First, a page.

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I get that in the salary cap era NHL clubs won’t assemble forward lines of clear ability demarcation as we knew them just a decade or so ago. The distinctions between second- and third-line performers have been obscured today to be sure. But the hodge-podge approach to roster building pursued by McPhee in recent seasons mystifies me. On some nights Marcus Johansson skates opposite Backstrom and Ovechkin. On others it’s Wolski. Neither should be skating with a contending team’s top six. The Penguins once had a glaring discrepancy in ability between their centers and wings, and they used impressive roster depth to wheel and deal and secure James Neal and Chris Kunitz. Kunitz should have had four goals against the Caps last Sunday. Today in his roster construction it’s as if McPhee is guided by a targeted rotisserie/fantasy mindset; that with three or four premiere name talents at his roster’s core it really doesn’t matter what’s filled in around them.
Here’s where I come down: if you have two-thirds of a good line you have an almost good line. Or put another way: You don’t have a good line.
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On the back end, it’s almost all-time ugly. Mike Green has been pretty good and by far the best blueliner. Then there’s a precipitous dropoff. The bane of this team on the back end has been the conspicuous absence of an authentic shutdown skater with a little snarl. For about a decade. Again the Capitals on the back end are of modest size, and a total finesse unit. They never make opposing forwards pay a price. It’s simply not their game. And that has consequences.
During last night’s television broadcast Joe B and Craig referenced the Caps’ blueliners, in the cumulative, having delivered only a single hit against the Penguins last Sunday. In 60 minutes. Imagine playing your biggest rival and playing a contact-free game in your own end. But the stat didn’t really shock me. Who’s the banger on the back end?
Not long ago, and not without good reason, the Caps believed they had a bedrock foundation for the top four of their blueline in John Carlson and Karl Alzner. But in 2013 they’ve largely looked awful, especially together. Carlson I believe possesses elite, difference-making talent. It hasn’t come together for him, yet. I have larger concerns with Alzner. A no. 5 overall pick in 2007, the 18-year-old Alzner at the draft was 6 ’2, 210 pounds, an absolute standout in the CHL. It seemed as if the Caps had at last secured a franchise defender, of solid build. He captained a gold medal winning Canadian World Junior team. But nearly a half dozen years into his pro career Karl Alzner’s frame is about the same, and his game bears no signature standout traits. He’s of average size, average speed, average passing ability; he makes solid if unspectacular decisions with the puck, and he isn’t big enough to dislodge opposing power forwards from his goaltender’s crease. He’s a former lottery pick who’s turned into a serviceable rearguard.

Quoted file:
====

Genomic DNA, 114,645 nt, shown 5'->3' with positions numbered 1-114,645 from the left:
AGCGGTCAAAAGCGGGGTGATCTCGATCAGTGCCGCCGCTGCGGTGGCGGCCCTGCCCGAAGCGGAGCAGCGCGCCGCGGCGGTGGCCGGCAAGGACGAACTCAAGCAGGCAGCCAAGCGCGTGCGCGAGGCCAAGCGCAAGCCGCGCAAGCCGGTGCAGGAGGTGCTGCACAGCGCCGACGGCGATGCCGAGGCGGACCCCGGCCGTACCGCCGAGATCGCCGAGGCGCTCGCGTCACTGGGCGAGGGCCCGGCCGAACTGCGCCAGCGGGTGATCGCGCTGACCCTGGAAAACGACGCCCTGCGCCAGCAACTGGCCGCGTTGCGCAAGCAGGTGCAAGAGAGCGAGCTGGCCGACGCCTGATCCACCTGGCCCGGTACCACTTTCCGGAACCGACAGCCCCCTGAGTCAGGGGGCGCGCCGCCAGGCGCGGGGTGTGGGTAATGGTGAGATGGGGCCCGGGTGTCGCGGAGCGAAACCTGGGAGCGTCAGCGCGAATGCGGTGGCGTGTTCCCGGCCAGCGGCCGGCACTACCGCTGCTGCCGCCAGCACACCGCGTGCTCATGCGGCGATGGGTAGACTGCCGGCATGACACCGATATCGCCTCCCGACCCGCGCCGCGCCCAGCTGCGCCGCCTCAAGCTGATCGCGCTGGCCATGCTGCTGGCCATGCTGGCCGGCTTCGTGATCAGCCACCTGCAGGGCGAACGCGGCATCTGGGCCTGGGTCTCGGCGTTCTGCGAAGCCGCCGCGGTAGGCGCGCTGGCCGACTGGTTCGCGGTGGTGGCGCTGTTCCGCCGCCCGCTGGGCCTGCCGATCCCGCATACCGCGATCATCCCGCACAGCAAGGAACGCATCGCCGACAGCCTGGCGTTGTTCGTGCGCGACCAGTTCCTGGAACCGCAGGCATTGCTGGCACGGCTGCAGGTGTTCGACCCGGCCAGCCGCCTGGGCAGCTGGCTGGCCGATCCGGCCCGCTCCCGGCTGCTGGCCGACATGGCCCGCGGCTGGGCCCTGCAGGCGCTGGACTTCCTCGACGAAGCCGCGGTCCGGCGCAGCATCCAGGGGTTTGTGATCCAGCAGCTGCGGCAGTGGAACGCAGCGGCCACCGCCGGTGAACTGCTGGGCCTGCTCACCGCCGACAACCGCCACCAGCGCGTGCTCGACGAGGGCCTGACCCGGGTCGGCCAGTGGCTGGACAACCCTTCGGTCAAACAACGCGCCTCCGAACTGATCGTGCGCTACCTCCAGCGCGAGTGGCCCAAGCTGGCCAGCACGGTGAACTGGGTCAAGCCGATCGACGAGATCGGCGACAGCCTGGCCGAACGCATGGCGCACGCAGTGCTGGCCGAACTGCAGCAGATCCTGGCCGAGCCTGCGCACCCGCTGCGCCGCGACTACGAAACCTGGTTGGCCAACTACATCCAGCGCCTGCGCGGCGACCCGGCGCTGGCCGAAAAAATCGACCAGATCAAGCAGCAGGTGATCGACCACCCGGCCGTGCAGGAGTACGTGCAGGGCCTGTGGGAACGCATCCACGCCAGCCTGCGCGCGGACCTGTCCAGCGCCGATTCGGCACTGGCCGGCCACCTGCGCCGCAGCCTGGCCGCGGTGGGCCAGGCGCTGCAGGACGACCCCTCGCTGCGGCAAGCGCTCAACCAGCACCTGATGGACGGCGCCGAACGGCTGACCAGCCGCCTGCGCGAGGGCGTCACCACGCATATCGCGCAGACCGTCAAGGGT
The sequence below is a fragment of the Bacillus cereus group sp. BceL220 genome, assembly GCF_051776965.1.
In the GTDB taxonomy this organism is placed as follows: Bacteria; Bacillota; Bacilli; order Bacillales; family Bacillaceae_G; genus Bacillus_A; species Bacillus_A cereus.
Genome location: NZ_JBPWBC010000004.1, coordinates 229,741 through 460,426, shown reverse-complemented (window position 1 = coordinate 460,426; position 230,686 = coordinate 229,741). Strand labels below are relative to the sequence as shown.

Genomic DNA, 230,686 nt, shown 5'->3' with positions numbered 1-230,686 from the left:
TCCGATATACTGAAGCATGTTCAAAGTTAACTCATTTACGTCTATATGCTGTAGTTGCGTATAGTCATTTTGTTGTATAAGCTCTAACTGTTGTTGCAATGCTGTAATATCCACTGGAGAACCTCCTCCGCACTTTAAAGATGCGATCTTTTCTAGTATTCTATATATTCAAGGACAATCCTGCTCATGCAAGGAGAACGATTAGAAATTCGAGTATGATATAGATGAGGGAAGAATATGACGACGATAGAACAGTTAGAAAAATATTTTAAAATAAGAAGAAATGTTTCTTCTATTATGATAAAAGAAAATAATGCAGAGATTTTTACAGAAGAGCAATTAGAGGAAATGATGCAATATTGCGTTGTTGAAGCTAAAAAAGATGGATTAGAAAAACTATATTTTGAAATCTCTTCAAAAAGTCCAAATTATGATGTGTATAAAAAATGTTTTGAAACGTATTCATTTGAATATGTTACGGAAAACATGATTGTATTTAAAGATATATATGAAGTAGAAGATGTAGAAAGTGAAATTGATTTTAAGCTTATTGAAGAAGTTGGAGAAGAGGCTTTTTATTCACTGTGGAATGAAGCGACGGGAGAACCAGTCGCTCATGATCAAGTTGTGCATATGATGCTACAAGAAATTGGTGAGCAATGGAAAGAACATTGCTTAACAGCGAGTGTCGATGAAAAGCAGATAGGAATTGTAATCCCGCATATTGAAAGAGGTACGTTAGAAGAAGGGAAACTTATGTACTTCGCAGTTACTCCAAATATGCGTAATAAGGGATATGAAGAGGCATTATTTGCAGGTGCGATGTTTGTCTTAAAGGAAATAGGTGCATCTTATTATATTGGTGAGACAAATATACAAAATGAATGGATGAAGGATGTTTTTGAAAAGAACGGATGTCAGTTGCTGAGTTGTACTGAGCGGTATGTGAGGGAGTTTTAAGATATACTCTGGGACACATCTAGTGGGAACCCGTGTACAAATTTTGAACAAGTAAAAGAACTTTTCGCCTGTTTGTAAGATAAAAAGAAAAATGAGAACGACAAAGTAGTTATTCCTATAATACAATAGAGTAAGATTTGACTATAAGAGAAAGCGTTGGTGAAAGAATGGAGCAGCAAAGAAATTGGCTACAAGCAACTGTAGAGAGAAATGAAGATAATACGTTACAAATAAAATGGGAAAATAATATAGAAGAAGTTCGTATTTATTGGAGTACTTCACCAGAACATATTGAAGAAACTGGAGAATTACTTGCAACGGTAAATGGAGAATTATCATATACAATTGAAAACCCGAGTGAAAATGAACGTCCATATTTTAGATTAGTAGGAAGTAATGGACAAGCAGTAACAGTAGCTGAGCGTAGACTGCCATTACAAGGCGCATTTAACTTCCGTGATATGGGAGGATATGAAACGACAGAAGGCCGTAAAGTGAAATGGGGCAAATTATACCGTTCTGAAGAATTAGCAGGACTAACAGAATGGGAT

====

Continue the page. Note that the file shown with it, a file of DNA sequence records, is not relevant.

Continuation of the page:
The best contextual assessment of Alzner I’ve heard came recently from my buddy Eric McErlain, who said of no. 27, “He isn’t even Ken Klee.” I thought that summed up Alzner’s professional plateau perfectly. Klee was a ninth round Caps’ pick in 1990 who spent nine seasons in D.C., and while he didn’t put a lot of points on the board, he sure threw his weight around. He was one of those rare late find gems who developed a career whose sum was considerably greater than the toolbox he arrived with.
The rest of the blueline isn’t worth discussing. The Capitals today do not have anything approaching a contending blueline.
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My greatest concern with the Capitals today remains the organization’s ongoing lack of identity. A lifelong Washingtonian, and a follower of hockey here since its inaugural season, I can’t isolate the losing of this season from the overall Capitals narrative: Even with Alexander Ovechkin, and a few gifted others in recent years, this remains an organization which can be counted on most . . . to fail. And from one season to the next, we never quite know what kind of hockey team will wear the Capitals crest. In one iteration they’re Gabby’s gallopers; in another, the dump and retreat and trap band under a desperate Boudreau. Dale Hunter emphasized an even more devoted defensive game. I’m not sure yet what kind of hockey team Adam Oates is trying to assemble; I’m just sure, given the caliber of roster he’s inherited, that it isn’t fair to condemn him for this mess.